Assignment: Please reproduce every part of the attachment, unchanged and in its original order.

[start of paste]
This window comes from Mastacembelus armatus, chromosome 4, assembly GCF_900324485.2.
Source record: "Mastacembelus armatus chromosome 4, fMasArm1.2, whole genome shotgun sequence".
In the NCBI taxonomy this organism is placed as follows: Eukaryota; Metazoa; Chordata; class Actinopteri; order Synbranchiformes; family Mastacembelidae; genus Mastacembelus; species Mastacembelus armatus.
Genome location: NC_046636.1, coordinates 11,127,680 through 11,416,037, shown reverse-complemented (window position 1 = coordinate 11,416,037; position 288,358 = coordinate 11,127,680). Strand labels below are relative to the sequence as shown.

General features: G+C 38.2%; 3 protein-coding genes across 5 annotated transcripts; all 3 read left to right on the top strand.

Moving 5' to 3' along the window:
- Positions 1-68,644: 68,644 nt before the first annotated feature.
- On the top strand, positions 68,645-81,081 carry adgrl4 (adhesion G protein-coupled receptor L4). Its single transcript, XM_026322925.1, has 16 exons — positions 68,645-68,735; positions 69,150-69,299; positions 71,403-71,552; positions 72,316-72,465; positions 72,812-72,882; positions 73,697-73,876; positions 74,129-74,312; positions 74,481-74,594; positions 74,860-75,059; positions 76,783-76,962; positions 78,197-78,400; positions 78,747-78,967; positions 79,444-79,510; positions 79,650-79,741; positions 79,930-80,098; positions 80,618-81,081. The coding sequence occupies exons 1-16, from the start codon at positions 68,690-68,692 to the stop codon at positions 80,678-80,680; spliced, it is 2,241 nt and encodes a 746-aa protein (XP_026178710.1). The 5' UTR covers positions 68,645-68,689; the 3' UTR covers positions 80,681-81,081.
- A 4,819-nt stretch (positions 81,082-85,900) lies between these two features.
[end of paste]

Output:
This window comes from Mastacembelus armatus, chromosome 4, assembly GCF_900324485.2.
Source record: "Mastacembelus armatus chromosome 4, fMasArm1.2, whole genome shotgun sequence".
In the NCBI taxonomy this organism is placed as follows: Eukaryota; Metazoa; Chordata; class Actinopteri; order Synbranchiformes; family Mastacembelidae; genus Mastacembelus; species Mastacembelus armatus.
Genome location: NC_046636.1, coordinates 11,127,680 through 11,416,037, shown reverse-complemented (window position 1 = coordinate 11,416,037; position 288,358 = coordinate 11,127,680). Strand labels below are relative to the sequence as shown.

General features: G+C 38.2%; 3 protein-coding genes across 5 annotated transcripts; all 3 read left to right on the top strand.

Moving 5' to 3' along the window:
- Positions 1-68,644: 68,644 nt before the first annotated feature.
- On the top strand, positions 68,645-81,081 carry adgrl4 (adhesion G protein-coupled receptor L4). Its single transcript, XM_026322925.1, has 16 exons — positions 68,645-68,735; positions 69,150-69,299; positions 71,403-71,552; positions 72,316-72,465; positions 72,812-72,882; positions 73,697-73,876; positions 74,129-74,312; positions 74,481-74,594; positions 74,860-75,059; positions 76,783-76,962; positions 78,197-78,400; positions 78,747-78,967; positions 79,444-79,510; positions 79,650-79,741; positions 79,930-80,098; positions 80,618-81,081. The coding sequence occupies exons 1-16, from the start codon at positions 68,690-68,692 to the stop codon at positions 80,678-80,680; spliced, it is 2,241 nt and encodes a 746-aa protein (XP_026178710.1). The 5' UTR covers positions 68,645-68,689; the 3' UTR covers positions 80,681-81,081.
- A 4,819-nt stretch (positions 81,082-85,900) lies between these two features.